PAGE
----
AOPA’s 2019 Legislative Victories

Thanks in large part to your efforts, the American Orthotic and Prosthetic Association (AOPA) secured several legislative victories in 2019, positioning us to achieve even more success in the second session of the 116th Congress, which convenes on January 7. Our victories included:

  • In May, Congress introduced the Wounded Warrior Workforce Enhancement Act which would authorize $5 million per year for three years to provide limited, one-time competitive grants to qualified universities to create or expand accredited advanced education programs in prosthetics and orthotics. AOPA has been working closely with both the Veteran’s Affairs Committee and Armed Services Committee to speed passage of the bill in 2020.
  • Related to workforce shortages, AOPA worked with the Military Construction and Veteran’s Affairs Appropriations subcommittee to add language to their FY2020 spending bill which “directs the VA to work with outside industry experts to survey and examine the latest data available on the current extent of orthotics and prosthetics care provided outside of VA facilities and provide projections on requirements over the next decade based on overall population growth among veterans with orthotics and prosthetics needs.” The subcommittee has requested a report to both the House and Senate by June, and AOPA is working with VA staff to provide input to the report.
  • AOPA secured a bipartisan letter, led by Reps. Elaine Luria (D-VA), Tim Walberg (R-MI), Greg Steube (R-FL), and Brad Wenstrup (R-OH), to the Chair and Ranking Member of the House Veteran’s Affairs Appropriations subcommittee, urging the subcommittee “to include language to let veterans with limb loss continue to choose to receive their care from the provider who best meets their needs.” In the final bill language, the subcommittee noted that the VA is “expected to ensure veterans continue to receive the prosthetics services that best meet their needs,” and will continue to work with the VA to ensure veteran’s choice of where they receive their care.
  • AOPA worked with Congress to secure a 50 percent increase (to $15 million) in the Department of Defense’s funding bill for the Congressionally Directed Medical Research Program (CDMRP) to advance research in prosthetic and orthotic outcomes, and priorities for research to fill those gaps. AOPA will work closely with CDMRP to ensure they’re receiving high quality grant proposals and funding the best available research opportunities.
  • On November 22, the House introduced H.R. 5262, the Medicare Orthotics and Prosthetics Patient-Centered Care Act. While the bill enjoys broad bipartisan support, it’s imperative that we add as many cosponsors as possible, to illustrate the importance of the bill to legislators. To that end and with your help, nearly 1,100 advocates wrote to their members of Congress in support of the bill. A high priority for AOPA, this bill would:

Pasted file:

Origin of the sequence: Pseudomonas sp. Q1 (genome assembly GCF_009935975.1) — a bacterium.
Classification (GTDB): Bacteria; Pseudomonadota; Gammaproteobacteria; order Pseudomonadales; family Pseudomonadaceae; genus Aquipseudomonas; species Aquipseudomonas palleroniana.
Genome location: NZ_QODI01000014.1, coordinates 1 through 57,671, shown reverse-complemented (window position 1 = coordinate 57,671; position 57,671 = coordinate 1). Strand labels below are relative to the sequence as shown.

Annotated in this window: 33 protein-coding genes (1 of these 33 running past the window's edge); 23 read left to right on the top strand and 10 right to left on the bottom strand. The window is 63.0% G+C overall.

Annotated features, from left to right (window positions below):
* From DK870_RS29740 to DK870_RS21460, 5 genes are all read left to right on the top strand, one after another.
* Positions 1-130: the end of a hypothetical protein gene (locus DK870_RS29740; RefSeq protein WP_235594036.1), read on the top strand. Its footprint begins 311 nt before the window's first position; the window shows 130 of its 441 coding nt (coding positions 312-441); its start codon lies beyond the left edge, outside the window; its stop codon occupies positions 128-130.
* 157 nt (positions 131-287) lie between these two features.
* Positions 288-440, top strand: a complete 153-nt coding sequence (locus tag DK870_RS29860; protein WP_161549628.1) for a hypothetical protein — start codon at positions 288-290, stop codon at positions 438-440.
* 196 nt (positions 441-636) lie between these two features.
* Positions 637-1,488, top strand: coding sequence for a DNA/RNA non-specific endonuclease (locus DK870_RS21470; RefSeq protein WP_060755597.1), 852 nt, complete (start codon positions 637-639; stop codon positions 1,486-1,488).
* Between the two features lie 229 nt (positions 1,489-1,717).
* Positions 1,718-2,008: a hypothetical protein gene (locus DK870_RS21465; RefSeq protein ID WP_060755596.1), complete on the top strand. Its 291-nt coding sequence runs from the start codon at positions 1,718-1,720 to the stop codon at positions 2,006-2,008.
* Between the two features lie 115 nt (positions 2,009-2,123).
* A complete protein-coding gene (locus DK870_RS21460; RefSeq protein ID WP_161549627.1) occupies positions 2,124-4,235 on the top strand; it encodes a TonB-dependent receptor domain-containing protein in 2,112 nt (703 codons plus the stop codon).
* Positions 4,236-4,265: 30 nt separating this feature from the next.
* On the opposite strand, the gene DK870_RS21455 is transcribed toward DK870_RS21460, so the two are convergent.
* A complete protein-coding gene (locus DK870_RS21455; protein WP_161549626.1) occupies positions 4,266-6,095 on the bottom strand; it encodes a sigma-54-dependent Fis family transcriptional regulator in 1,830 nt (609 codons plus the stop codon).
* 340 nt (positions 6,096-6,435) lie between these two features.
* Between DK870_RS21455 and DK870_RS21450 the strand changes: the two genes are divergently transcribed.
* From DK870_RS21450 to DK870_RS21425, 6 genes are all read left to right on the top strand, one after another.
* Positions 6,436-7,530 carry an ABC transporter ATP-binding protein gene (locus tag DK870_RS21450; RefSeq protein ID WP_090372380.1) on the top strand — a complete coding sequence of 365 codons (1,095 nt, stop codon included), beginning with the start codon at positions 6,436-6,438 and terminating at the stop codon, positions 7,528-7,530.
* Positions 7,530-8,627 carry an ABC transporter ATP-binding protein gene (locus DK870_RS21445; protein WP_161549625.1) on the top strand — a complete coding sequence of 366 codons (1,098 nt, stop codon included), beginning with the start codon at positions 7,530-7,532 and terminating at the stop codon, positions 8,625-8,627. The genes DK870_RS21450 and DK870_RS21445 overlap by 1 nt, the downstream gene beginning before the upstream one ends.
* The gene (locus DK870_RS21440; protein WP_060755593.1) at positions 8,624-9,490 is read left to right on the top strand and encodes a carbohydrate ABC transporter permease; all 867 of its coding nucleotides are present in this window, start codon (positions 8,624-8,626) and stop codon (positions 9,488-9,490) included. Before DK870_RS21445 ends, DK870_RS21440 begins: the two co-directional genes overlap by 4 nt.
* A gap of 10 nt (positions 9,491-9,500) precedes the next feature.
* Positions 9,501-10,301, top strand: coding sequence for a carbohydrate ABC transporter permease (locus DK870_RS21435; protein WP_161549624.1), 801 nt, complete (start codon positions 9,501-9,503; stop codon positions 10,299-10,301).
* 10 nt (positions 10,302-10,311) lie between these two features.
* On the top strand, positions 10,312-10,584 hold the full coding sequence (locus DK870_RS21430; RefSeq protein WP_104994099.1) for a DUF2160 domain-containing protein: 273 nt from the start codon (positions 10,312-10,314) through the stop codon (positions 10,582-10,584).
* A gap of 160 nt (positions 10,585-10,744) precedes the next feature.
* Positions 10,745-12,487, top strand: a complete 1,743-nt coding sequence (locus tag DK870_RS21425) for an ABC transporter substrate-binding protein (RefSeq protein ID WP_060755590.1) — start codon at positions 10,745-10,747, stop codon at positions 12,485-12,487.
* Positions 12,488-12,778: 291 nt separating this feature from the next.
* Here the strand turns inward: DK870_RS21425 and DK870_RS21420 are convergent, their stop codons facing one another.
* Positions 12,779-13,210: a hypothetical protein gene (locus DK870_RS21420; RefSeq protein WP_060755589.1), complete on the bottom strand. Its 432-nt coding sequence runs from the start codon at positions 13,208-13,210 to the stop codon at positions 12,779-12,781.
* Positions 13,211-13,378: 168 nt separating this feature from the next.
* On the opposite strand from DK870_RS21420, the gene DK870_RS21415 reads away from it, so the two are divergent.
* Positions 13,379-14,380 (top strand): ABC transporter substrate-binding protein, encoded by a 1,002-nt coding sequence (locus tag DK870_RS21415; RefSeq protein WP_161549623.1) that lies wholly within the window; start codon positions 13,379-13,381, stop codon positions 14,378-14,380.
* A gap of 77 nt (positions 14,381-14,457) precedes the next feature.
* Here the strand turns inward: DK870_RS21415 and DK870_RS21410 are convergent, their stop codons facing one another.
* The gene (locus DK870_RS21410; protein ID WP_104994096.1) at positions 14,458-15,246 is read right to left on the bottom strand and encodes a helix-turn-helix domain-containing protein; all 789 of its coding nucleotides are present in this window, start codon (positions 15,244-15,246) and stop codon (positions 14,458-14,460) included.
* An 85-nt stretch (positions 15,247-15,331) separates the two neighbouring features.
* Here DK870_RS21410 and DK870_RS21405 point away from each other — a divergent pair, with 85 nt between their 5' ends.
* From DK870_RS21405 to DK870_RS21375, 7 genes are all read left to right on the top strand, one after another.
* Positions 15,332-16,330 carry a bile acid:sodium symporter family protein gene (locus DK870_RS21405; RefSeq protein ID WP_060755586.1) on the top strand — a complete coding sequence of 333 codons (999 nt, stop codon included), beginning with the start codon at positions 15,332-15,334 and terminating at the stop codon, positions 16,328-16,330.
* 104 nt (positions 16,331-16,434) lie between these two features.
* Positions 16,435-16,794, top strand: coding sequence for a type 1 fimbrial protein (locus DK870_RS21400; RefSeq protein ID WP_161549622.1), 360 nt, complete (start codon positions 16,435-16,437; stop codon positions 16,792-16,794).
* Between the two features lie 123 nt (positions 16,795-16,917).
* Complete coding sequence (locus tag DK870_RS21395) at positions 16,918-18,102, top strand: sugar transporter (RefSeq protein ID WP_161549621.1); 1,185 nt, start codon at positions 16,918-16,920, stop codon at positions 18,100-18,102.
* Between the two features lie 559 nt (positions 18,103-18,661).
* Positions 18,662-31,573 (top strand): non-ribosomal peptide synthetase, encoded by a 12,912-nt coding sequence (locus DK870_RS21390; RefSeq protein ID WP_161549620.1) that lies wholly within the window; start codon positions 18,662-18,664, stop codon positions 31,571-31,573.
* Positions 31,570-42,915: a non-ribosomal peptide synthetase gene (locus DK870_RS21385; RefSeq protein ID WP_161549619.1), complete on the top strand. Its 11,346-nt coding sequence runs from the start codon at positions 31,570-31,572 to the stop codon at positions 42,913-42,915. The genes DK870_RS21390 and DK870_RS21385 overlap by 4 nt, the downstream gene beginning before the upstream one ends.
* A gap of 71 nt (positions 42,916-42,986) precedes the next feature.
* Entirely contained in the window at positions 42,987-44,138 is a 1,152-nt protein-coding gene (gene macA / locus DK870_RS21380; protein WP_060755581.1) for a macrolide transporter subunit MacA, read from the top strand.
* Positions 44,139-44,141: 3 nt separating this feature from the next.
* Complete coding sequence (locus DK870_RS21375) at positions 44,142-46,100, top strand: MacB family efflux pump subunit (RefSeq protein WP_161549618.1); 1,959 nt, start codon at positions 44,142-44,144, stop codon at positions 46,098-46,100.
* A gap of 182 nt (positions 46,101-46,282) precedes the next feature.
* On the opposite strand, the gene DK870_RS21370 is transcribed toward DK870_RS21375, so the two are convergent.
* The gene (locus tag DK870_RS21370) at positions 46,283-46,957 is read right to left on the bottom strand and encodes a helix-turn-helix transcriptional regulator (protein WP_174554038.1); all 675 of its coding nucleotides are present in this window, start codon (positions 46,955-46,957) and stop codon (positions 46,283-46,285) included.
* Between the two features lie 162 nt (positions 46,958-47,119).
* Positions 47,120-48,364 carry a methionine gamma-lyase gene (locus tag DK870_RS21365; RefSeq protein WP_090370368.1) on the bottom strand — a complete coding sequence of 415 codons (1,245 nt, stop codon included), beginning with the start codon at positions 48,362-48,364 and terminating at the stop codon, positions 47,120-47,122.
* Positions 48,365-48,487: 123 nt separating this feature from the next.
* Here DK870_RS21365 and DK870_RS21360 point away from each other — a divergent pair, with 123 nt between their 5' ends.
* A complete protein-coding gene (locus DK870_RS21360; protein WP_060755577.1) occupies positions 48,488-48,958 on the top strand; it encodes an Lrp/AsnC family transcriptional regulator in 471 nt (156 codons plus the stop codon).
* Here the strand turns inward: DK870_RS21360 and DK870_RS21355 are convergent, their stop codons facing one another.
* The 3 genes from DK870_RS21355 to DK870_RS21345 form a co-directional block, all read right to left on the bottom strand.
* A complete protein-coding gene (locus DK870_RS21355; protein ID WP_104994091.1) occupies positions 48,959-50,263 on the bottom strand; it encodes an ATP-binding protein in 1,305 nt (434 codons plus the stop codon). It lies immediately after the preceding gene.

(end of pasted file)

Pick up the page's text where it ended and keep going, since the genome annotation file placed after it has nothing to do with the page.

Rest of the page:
• Restore congressional intent by revising the overly expansive regulatory interpretation of the meaning of “off-the-shelf” (OTS) orthotics to clarify that competitive bidding may only apply to orthoses that require minimal self-adjustment by patients themselves, not the patient’s caregiver or a supplier.
    • Distinguish the clinical, service-oriented nature in which O&P is provided from the commodity-based nature of the durable medical equipment (DME) benefit. Orthotics and prosthetics care include a patient care component that is decidedly more in-depth and personal than simply supplying DME. Most orthotic and prosthetic devices are custom fabricated or custom fit and require the expertise of an orthotist or prosthetist who receive Master of Science degrees and residence training before becoming certified practitioners.
    • Reduce the likelihood of waste, fraud, and abuse in the Medicare program by prohibiting the practice of “drop shipping” (shipping an orthoses or prostheses to a beneficiary without first receiving direct patient care from a trained, certified or licensed health care practitioner) of orthotic braces that are not truly “off-the-shelf” (i.e., subject to minimal self-adjustment by the patient him- or herself).

So, what next? Continue to stay tuned for additional action you can take on the two pieces of legislation as well on other issues. Plan to attend the Policy Forum, May 5-6 in Washington DC. It is our opportunity to have our voices heard.

Thank you for your efforts in 2019, for continuing to advocate for the profession and its patients. Together we will further improve the lives of those living with limb loss and limb impairment.

If you have any questions, contact Justin Beland, AOPA Director of Government Affairs at